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Mon, 30 November 2020

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Cleaner air under lockdown could be made permanent with action to decarbonise transport

Cleaner air under lockdown could be made permanent with action to decarbonise transport

Credit: EDF

Matt Allen, CEO, Pivot Power | EDF

4 min read Partner content

Air quality improvements under lockdown have provided a very real glimpse of what a clean, electric future could look like. Now is the time to make these changes permanent.

As the peak of the pandemic has passed, attention is turning to how we can rebuild our economy and tackle the climate emergency.

With decisive action, the government can create a green economic recovery that puts the UK on a clear and sustainable path to net zero.

Decarbonising transport and the electricity that powers it is critical.

Today is World EV Day which seems an important time to raise the profile of our electric future.

The transport sector accounts for around one third of UK carbon emissions and air quality improvements under lockdown have provided a very real glimpse of what a clean, electric future could look like. Now is the time to make these changes permanent and capitalise on a £24bn economic opportunity.

As a starting point, we would welcome the ban on new Internal Combustion Engine (ICE) vehicle sales being brought forward to 2030. This would demonstrate global climate leadership in the run up to COP26, act as a stimulus for vehicle manufacturing and sales and align politicians with scientific advice and business support for an earlier ban.

Equally critical is the scaling of EV charging infrastructure to tackle ‘range anxiety’ and ensure easy access to charging facilities. The ability to charge quickly and reliably on the move will give many more drivers the confidence to go electric, while boosting the expansion of an entire EV service industry.

With this in mind, we were pleased to see the government outline its vision for a rapid charging network across England’s motorways and major A roads, which aims to deliver 6,000 high powered chargepoints capable of adding 100 miles plus of charge in minutes.  

But it’s vital to plan for the long-term, and build capacity now to meet demand as charging speeds improve and EV adoption scales.

One of the biggest challenges is getting large amounts of power to the right places.

Pivot Power’s plans for a nationwide network of grid-scale energy storage and high volume power connections is designed to support this roll-out, providing flexible, scalable power at specific locations to meet mass-scale, rapid charging needs.

We’re starting in Oxford with one of the most ambitious urban decarbonisation projects globally. Energy Superhub Oxford is creating a powerful charging network across the city to help businesses and drivers make the switch to electric.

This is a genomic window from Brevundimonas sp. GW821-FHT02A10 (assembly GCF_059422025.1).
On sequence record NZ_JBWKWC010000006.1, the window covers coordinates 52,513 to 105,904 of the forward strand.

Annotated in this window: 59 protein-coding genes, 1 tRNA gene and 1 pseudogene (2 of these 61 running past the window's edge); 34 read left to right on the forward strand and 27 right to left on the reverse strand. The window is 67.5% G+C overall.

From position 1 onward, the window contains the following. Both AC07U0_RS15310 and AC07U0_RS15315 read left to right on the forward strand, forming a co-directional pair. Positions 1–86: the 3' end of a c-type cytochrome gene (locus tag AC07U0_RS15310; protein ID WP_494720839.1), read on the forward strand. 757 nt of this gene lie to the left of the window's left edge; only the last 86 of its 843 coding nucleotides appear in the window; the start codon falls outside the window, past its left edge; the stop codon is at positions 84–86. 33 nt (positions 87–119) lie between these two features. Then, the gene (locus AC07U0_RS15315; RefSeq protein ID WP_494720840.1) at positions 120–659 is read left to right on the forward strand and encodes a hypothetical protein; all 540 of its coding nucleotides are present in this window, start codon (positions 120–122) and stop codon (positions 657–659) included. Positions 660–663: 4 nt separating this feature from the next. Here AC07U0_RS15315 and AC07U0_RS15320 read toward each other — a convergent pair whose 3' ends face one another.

An EV public superhub at one of Oxford’s Park & Rides will provide 50 charge points catering for a range of vehicles and speeds, so that visitors can charge in minutes or while they work or shop in the city. The network has the capacity to expand with EV adoption and provide power for local businesses seeking to electrify their fleets, from logistics companies to bus operators.

Policy certainty is vital to moving any market forward and we hope to see more measures coming through that support the decarbonisation of transport, so we can all drive electric and breathe clean air.

The network shares a connection to National Grid’s high voltage transmission network with a 50MW battery storage system, helping our electricity network to make more use of renewable energy from the wind and sun. This means that as more EVs hit the road, we can increase the amount of low carbon electricity powering them and accelerate Oxford’s journey to zero carbon.

As part of EDF Renewables UK, our aim is to replicate this model at 40 sites throughout the UK, supporting greater renewable generation and delivering power where and when it is needed.

Decarbonising transport though means that we need to continue to decarbonise our energy as well and power EVs with electricity generated through low carbon means – such as through nuclear power and renewables. We have already made great progress in decarbonising our energy by around half in the last two decades but now we must pay the same attention to transport.

We’re pleased that government are looking seriously at EVs and the essential infrastructure that underpins them.

Policy certainty is vital to moving any market forward and we hope to see more measures coming through that support the decarbonisation of transport, so we can all drive electric and breathe clean air.

 

 

 

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